a vampire and finds himself forever physically unfit. That’s amusing, but it doesn’t go anywhere. The story had to move from A to Z. Reginald had to have a task or a quest, and he had to complete it or overcome it.
Think of it this way: There’s a famous story about how the movie Speed was pitched as “Die Hard on a bus” — but there are TWO elements to that statement. You can’t just have a Die Hard type of setup. That’s just a situation, or a setting. In order for the film to work, you need to have the plot, too — which is the action that occurs on the bus .
(P.S: This is true even if you aren’t writing novels with a lot of action. Jane Austen novels aren’t exactly a thrill a minute, but clearly something still HAPPENS in those books.)
Tip #9: Have faith that your story will find itself
I used to write without an outline (“pantsing,” so-called because you operate by the seat of your pants), and my podcast partners Sean and Dave do the opposite (“plotting” = working from an outline). I’ve learned that I work best somewhere in the middle. I create a few bullet points and have a decent idea where the story will end up, but I don’t write out every detail ahead of time. But regardless of whether you pants or plot, you will find that there will always be points at which the story will stray from your plans and begin to make itself. Your job is to let it.
I can think of three huge plot points in Fat Vampire 2 that I honestly didn’t know were coming… and the crazy thing is that those plot points were set up and foreshadowed in the first book, before I even knew there would be a sequel. This kind of thing will happen more and more as you write faster and learn to trust yourself.
Tip #10: Don’t overexplain
Most beginning writers explain things to death because they fear being misunderstood. I get it. I’ve been there. But consider this: another great Stephen King quote from On Writing goes like this: “Description begins in the writer’s imagination, but should finish in the reader’s.” What that means is that a little bit can go a long way.
When a character enters a room, you don’t need to go through a laundry list of exactly what the room looks like and how many coins are on the dresser. Describing a room simply as “cluttered” will often do the trick. And as a bonus, your fiction will feel more real because you’ve given the reader freedom to provide her own picture of a cluttered room, rather than imposing your vision onto her.
And the “story writing itself” stuff from #9 above? That happens when you give it room to happen. Don’t feel the need to explain every detail of how things work or why they happen in your story. Tell what’s relevant, and keep the rest to yourself.
I’m really glad I learned this one, because the ending of Fat Vampire 2 depends entirely on my decision NOT to include certain explanations in Fat Vampire. I didn’t know that at the time, though… and if I had overexplained my world in the first book, I’d have been screwed when I needed a solution at the end of the sequel.
Tip #11: Omit needless words
This one comes from Strunk and White and is the natural follow-up to tip #10. It says that if you can eliminate words and not lose any real meaning, do it. Most writers resist this, and their thinking goes like this: “Every brush stroke in my art is vital, because it is my art .”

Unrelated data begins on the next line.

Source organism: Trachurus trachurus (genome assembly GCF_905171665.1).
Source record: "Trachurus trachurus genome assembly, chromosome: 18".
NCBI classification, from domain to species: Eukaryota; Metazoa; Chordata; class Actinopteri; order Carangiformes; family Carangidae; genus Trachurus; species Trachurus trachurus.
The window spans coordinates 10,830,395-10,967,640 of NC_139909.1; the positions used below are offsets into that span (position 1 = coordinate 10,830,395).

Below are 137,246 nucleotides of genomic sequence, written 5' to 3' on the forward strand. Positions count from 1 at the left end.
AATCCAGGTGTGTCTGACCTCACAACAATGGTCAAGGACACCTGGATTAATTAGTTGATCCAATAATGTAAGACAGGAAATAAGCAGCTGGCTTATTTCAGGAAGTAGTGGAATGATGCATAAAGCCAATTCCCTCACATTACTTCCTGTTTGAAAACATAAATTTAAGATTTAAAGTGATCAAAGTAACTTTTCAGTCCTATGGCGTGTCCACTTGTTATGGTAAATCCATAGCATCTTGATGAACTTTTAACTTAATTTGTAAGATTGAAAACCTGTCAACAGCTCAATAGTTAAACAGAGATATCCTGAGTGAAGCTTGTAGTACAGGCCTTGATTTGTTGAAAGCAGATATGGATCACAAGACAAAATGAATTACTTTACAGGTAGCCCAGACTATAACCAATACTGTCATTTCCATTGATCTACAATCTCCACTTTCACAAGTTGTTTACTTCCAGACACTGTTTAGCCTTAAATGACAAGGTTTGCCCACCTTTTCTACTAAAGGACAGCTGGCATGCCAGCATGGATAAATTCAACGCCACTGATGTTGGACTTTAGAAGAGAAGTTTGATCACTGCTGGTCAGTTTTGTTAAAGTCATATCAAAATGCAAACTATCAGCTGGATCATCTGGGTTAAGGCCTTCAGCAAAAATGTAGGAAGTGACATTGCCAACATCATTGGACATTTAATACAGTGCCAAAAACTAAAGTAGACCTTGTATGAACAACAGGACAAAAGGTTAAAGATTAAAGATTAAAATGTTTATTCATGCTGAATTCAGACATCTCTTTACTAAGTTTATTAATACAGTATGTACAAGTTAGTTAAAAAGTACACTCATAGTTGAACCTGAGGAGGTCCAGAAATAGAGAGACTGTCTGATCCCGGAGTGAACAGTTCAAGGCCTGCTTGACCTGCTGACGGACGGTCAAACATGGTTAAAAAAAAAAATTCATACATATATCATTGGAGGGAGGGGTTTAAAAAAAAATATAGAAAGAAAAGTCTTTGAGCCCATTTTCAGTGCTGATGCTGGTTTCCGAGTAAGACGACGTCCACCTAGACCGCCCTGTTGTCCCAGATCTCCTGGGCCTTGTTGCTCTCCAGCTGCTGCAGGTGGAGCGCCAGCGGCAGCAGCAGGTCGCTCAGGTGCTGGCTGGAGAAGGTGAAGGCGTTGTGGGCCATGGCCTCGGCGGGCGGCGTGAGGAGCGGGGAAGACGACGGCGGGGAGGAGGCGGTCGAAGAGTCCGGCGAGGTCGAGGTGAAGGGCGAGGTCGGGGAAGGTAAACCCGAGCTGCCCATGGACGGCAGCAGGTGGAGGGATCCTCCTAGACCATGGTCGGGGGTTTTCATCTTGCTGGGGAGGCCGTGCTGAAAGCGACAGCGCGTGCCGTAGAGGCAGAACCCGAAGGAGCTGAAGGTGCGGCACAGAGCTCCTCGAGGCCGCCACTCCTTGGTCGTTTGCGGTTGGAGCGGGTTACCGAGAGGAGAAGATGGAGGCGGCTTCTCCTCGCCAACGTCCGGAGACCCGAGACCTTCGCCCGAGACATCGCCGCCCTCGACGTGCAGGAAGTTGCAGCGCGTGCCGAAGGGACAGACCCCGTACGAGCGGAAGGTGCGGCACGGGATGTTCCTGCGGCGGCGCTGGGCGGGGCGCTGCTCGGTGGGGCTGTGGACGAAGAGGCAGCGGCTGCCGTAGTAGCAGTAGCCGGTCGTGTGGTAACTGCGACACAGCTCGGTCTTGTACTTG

Well, good for you, but your readers may disagree. Loose, flowery writing tends to feel bloated and sluggish to readers, and no matter how literary you feel you are, it’s true more often than not that tight prose will provide a better experience for readers. Your precious extraneous words don’t mean shit to them.
Omit needless words in sentences. Omit paragraphs you can do without.
It’s true that a lot of words that are technically unnecessary end up being part of your “voice”…. but a lot of them are just slowing your readers down, so err on the side of editing too much rather than not enough.
Tip #12: When you write, vanish from the world entirely
You can read all about this one in this post. in “Way #10.” You need to take your writing seriously if you expect to get anywhere. When you write, unplug the phone, close the door, and wear headphones if you’re able. Ignore the world. You’ll be back to it soon enough.
Tip #13: Use the right tools
If I had to write again using Microsoft Word, I’d knife myself in the eye. Do yourself a favor and download the Mac or PC version of Scrivener . the best writing software ever. (Go ahead and try it — you have nothing to lose because it gives you a free trial. And yeah, you bet your ass that’s an affiliate link. I want to marry Scrivener and have its children.)
Not only is Scrivener spectacular to use, but I consider it flat-out necessary for modern publishing to any format other than an inkjet printer. If you use Word or most other software to try and produce .mobi (Kindle) or .epub (everyone else) files, you’re begging for a strong compulsion to fork yourself in the eye. I painstakingly converted The Bialy Pimps from Word to Scrivener so that I could publish it without the internet blowing up. Don’t make the same mistake as I did.
Tip #14: Get the right support
Writing is lonely. You need reasons to believe in what you’re doing, and people to hang onto when your faith wavers, which it will. So find yourself a writers’ group — virtual or in-person — and meet regularly.
You also absolutely must subscribe to the Self Publishing Podcast (look for it on iTunes, Stitcher, and in other directories) so that you can regularly hear from guys who are making a living at this (Sean and Dave) and a guy who’s getting there (me). I find that I get inspired when I listen, and I’m one-third of the show. I guess I impress myself with my insights.
And if you want some real mind-supercharging and accountability, you might also consider joining my Everyday Legendary community. There’s a bunch of writers in there, and they form accountability groups in the forums. You’ll also be surrounding yourself with forward-thinking, possibility-oriented, optimistic people instead of downer assholes. So think about that, too.
Now, obviously some of the above tips may not fit with you, your personality, or the way you write. That’s cool. But seeing as it’s all stuff I’ve had to learn over time and have found useful, I figured it’d be jerky of me not to share it with you. Who knows; might help you come unstuck if you’re stuck, or get supercharged if you’re already rolling.
Use it well. Practice. And do the work.Source: johnnybtruant.com